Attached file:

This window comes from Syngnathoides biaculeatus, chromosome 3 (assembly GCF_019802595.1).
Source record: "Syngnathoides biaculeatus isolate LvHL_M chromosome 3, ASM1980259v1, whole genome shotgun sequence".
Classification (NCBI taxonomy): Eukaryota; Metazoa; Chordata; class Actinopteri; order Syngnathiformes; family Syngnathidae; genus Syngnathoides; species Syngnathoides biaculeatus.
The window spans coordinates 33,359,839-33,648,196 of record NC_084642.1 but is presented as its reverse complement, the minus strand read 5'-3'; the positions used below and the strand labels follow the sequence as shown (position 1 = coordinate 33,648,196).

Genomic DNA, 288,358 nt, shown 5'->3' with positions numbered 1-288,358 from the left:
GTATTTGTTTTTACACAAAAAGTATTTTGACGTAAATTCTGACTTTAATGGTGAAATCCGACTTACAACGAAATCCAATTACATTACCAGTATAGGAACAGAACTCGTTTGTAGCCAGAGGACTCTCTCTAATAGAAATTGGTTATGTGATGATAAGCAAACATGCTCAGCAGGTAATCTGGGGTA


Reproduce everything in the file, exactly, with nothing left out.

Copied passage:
This window comes from Syngnathoides biaculeatus, chromosome 3 (assembly GCF_019802595.1).
Source record: "Syngnathoides biaculeatus isolate LvHL_M chromosome 3, ASM1980259v1, whole genome shotgun sequence".
Classification (NCBI taxonomy): Eukaryota; Metazoa; Chordata; class Actinopteri; order Syngnathiformes; family Syngnathidae; genus Syngnathoides; species Syngnathoides biaculeatus.
The window spans coordinates 33,359,839-33,648,196 of record NC_084642.1 but is presented as its reverse complement, the minus strand read 5'-3'; the positions used below and the strand labels follow the sequence as shown (position 1 = coordinate 33,648,196).

Genomic DNA, 288,358 nt, shown 5'->3' with positions numbered 1-288,358 from the left:
GTATTTGTTTTTACACAAAAAGTATTTTGACGTAAATTCTGACTTTAATGGTGAAATCCGACTTACAACGAAATCCAATTACATTACCAGTATAGGAACAGAACTCGTTTGTAGCCAGAGGACTCTCTCTAATAGAAATTGGTTATGTGATGATAAGCAAACATGCTCAGCAGGTAATCTGGGGTA